Both employers and employees can get tax breaks when it comes to health plans. An employer can write off the benefits on their taxes, and employees don't have to pay for coverage with after-tax dollars.
"The taxation varies from plan to plan. Generally there are tax-effective ways of providing the benefit or compensation. It's much more tax effective than just straight additional salary for employees," adds Linda O'Hanlon, president of Home Run Benefits Consulting Ltd in Calgary, AB.
If you want to take advantage of the tax benefits of insurance but don't want to pay for coverage that you don't use, you should investigate cost-plus plans. Essentially, with a cost-plus plan you pay for the services you actually use, such as dental or eye care costs, through a third party who sets up a system that enables you to deduct these expenses at year-end. For their services, the third party will charge your business an administrative fee from 5 per cent to 15 per cent, plus applicable taxes, and may have an initial set-up fee. The ultimate benefit of the cost-plus plan is that your company gets to deduct the cost of health and medical services so they don't come from after-tax income. This type of plan can be very costly as you add staff, however, so it is best suited to the smaller, owner-operated company.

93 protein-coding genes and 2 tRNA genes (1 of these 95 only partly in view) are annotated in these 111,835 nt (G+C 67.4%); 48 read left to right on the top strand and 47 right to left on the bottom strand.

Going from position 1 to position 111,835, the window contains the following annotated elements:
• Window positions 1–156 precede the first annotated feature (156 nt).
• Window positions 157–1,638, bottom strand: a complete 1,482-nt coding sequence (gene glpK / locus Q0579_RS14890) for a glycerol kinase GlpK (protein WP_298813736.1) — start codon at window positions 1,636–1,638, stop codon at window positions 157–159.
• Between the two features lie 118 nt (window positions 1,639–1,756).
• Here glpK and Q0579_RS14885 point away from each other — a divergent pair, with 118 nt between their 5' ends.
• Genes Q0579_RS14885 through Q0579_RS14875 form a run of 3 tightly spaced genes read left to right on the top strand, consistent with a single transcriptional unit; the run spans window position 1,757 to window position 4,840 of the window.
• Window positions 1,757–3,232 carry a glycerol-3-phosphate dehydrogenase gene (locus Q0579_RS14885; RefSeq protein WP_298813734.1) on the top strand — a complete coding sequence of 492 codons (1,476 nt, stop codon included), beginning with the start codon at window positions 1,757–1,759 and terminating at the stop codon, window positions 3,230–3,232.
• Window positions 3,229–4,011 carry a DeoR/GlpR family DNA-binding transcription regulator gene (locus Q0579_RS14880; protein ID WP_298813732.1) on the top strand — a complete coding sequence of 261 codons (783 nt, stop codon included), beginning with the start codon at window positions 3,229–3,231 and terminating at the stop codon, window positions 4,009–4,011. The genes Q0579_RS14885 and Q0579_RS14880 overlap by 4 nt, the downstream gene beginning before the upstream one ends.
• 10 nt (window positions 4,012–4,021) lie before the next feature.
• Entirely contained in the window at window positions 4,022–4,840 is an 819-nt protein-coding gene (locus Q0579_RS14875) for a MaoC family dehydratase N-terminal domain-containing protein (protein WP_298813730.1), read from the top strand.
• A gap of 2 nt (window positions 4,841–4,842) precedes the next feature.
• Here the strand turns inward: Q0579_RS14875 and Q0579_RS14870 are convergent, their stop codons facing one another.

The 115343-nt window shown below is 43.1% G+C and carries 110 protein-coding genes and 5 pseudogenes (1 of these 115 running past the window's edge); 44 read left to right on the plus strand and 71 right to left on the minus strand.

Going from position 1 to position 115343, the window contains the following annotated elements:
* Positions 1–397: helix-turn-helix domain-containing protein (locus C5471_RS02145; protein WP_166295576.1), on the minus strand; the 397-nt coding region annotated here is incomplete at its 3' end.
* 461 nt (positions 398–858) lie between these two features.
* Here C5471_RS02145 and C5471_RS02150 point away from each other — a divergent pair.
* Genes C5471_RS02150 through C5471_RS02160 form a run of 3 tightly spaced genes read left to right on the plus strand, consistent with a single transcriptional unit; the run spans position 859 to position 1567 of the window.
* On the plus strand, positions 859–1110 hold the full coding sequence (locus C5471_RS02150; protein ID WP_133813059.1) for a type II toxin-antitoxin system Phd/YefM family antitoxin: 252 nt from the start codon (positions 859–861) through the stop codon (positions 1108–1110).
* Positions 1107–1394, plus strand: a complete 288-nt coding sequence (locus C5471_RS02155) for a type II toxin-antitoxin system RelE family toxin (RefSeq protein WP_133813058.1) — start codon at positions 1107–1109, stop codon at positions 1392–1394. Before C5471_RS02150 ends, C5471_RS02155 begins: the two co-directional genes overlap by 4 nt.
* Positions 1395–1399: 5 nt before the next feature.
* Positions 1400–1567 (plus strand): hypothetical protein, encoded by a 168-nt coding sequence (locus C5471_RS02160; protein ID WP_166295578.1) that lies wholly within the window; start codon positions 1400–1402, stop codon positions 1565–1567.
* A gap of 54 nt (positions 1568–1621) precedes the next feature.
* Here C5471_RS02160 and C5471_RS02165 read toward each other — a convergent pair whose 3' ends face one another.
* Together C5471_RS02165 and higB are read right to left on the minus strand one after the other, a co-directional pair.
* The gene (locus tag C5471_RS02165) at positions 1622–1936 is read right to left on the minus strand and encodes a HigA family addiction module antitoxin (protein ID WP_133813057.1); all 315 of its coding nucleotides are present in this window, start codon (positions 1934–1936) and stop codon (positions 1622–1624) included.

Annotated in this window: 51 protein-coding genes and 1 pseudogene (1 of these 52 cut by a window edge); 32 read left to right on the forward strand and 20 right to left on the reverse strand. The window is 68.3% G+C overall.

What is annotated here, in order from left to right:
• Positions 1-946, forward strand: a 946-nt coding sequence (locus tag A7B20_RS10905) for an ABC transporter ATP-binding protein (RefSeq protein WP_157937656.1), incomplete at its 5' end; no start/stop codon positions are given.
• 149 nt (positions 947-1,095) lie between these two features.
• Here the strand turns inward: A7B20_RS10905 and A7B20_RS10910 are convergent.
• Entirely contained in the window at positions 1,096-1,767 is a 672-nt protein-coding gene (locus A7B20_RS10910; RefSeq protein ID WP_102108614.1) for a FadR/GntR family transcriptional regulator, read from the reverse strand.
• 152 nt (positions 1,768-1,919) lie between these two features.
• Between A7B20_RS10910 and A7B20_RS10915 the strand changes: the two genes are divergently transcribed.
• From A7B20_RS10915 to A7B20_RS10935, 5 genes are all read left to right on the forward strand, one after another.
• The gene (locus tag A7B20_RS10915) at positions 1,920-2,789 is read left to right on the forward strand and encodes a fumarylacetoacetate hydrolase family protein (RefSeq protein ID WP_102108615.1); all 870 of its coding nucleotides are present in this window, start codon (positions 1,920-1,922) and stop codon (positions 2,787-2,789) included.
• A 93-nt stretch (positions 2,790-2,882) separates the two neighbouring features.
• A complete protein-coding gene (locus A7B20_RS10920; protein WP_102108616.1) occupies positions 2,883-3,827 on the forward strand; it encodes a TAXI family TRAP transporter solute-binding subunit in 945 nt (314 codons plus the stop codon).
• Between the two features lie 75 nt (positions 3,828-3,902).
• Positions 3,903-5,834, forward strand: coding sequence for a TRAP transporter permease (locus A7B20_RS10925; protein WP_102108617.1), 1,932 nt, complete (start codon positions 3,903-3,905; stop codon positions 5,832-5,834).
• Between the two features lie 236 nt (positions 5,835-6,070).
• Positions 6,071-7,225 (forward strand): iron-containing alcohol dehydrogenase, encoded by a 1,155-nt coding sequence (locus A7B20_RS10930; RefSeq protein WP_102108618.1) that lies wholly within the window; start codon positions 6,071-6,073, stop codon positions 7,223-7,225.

From the legal standpoint, you have both human rights and record-keeping obligations. If access to your plan discriminates against an employee, you may find yourself in trouble with the very people you want to keep happy. You must also keep the proper accounting records.
"The main thing is the human rights and making sure that access and coverage is fair," says O'Hanlon.
Making the final decision
So you've decided getting a plan is a good investment for you. Now what? It's time to review the costs and the expected benefits. Are your employees really going to be better, more contented workers? Will you as the employer see the return on your investment? Be careful not to bite off more than you can chew, as scaling back at a later date could send your employees looking for greener pastures.
Communicating the plan
Once you sign on the dotted line and get set up, you need to tell your employees what they are entitled to, although chances are you have probably already talked to your staff about what kinds of benefits they think they need. If you decided to use a consultant, they can help you do this, or even the insurance representative may help you explain the finer points of the plan to your employees.
"Typically, you would want one of the values a consultant would add would be to monitor your program, going forward and determining whether it was a good fit and to make appropriate plan changes as required," says Marie Currell, an associate with William M. Mercer in Toronto, ON.
As your employees change so will your plan, and Currell explains that you can usually make changes to your plan at any time and even switch providers with 30 days notice. With good preparation you should be able to come up with a plan that suits everybody's needs.
Part I: Introduction, Types of Plans